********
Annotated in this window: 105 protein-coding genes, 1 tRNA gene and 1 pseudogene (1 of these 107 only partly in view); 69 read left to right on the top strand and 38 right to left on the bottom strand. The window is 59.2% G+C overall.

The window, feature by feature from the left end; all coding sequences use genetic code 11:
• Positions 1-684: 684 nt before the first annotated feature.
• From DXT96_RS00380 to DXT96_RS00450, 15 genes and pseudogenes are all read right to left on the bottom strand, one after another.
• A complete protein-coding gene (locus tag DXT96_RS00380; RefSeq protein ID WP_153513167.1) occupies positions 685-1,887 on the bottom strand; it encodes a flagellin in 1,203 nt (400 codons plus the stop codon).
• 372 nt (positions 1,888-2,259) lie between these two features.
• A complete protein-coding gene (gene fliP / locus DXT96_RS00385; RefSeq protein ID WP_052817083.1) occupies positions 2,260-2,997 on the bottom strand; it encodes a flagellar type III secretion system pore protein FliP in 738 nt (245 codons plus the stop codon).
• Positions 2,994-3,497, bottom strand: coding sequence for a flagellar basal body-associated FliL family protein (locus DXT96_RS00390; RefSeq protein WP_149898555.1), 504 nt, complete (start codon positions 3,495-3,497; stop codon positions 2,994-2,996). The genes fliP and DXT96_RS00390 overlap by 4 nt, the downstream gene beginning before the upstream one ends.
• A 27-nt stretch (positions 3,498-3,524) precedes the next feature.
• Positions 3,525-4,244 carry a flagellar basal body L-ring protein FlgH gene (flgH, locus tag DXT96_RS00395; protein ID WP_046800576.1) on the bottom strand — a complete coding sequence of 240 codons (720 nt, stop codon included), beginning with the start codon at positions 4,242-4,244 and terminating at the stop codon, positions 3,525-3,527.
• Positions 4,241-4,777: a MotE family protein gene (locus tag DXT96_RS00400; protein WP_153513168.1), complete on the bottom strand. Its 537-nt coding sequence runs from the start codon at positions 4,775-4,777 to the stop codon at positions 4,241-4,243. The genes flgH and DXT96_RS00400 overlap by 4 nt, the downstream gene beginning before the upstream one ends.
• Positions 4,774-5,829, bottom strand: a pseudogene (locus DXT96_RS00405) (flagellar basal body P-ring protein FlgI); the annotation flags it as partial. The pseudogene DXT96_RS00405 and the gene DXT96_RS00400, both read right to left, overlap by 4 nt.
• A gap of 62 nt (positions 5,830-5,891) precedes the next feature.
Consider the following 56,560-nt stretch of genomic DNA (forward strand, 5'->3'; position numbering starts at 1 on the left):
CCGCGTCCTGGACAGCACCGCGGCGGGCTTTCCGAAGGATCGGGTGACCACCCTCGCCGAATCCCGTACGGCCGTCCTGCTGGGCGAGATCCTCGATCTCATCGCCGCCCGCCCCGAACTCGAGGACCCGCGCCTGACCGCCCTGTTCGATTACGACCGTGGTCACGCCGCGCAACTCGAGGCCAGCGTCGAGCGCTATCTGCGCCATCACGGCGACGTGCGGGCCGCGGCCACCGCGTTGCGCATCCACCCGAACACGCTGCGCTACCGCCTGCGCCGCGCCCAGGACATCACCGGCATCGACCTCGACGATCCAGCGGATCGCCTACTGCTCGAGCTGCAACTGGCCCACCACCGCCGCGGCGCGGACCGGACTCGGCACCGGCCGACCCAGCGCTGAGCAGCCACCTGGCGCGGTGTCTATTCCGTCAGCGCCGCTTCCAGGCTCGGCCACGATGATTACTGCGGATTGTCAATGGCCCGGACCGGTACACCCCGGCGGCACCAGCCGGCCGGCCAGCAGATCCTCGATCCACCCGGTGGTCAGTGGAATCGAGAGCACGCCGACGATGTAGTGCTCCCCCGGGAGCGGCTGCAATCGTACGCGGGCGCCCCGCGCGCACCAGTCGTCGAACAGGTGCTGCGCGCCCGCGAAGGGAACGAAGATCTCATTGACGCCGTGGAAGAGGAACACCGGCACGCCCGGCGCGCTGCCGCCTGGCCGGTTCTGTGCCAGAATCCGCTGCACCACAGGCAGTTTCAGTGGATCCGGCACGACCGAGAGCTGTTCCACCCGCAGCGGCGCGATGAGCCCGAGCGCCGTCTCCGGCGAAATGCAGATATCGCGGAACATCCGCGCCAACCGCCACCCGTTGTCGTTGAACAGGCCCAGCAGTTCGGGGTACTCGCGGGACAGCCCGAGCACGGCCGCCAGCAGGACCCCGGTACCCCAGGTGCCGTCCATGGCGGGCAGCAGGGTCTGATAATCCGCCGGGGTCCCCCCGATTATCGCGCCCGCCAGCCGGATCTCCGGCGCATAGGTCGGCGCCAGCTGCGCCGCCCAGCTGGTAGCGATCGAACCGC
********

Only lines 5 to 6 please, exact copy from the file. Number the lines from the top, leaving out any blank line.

• A complete protein-coding gene (locus tag DXT96_RS00380; RefSeq protein ID WP_153513167.1) occupies positions 685-1,887 on the bottom strand; it encodes a flagellin in 1,203 nt (400 codons plus the stop codon).
• 372 nt (positions 1,888-2,259) lie between these two features.